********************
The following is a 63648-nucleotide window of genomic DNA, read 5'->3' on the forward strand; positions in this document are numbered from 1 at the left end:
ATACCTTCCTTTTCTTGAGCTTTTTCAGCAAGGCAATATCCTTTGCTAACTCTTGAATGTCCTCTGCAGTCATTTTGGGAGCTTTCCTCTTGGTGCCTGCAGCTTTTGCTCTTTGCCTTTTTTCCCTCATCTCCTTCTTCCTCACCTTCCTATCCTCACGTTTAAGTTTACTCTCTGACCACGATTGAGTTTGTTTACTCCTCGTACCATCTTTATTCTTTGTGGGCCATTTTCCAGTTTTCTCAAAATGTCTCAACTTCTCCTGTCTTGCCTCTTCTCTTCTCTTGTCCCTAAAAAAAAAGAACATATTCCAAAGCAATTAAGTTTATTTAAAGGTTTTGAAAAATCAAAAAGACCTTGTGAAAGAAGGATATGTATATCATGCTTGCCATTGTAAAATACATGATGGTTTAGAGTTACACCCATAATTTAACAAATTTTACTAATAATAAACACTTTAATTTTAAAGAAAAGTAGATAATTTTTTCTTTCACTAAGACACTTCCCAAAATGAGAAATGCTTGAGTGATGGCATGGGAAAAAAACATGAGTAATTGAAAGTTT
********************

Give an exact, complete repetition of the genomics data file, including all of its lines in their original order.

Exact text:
The following is a 63648-nucleotide window of genomic DNA, read 5'->3' on the forward strand; positions in this document are numbered from 1 at the left end:
ATACCTTCCTTTTCTTGAGCTTTTTCAGCAAGGCAATATCCTTTGCTAACTCTTGAATGTCCTCTGCAGTCATTTTGGGAGCTTTCCTCTTGGTGCCTGCAGCTTTTGCTCTTTGCCTTTTTTCCCTCATCTCCTTCTTCCTCACCTTCCTATCCTCACGTTTAAGTTTACTCTCTGACCACGATTGAGTTTGTTTACTCCTCGTACCATCTTTATTCTTTGTGGGCCATTTTCCAGTTTTCTCAAAATGTCTCAACTTCTCCTGTCTTGCCTCTTCTCTTCTCTTGTCCCTAAAAAAAAAGAACATATTCCAAAGCAATTAAGTTTATTTAAAGGTTTTGAAAAATCAAAAAGACCTTGTGAAAGAAGGATATGTATATCATGCTTGCCATTGTAAAATACATGATGGTTTAGAGTTACACCCATAATTTAACAAATTTTACTAATAATAAACACTTTAATTTTAAAGAAAAGTAGATAATTTTTTCTTTCACTAAGACACTTCCCAAAATGAGAAATGCTTGAGTGATGGCATGGGAAAAAAACATGAGTAATTGAAAGTTT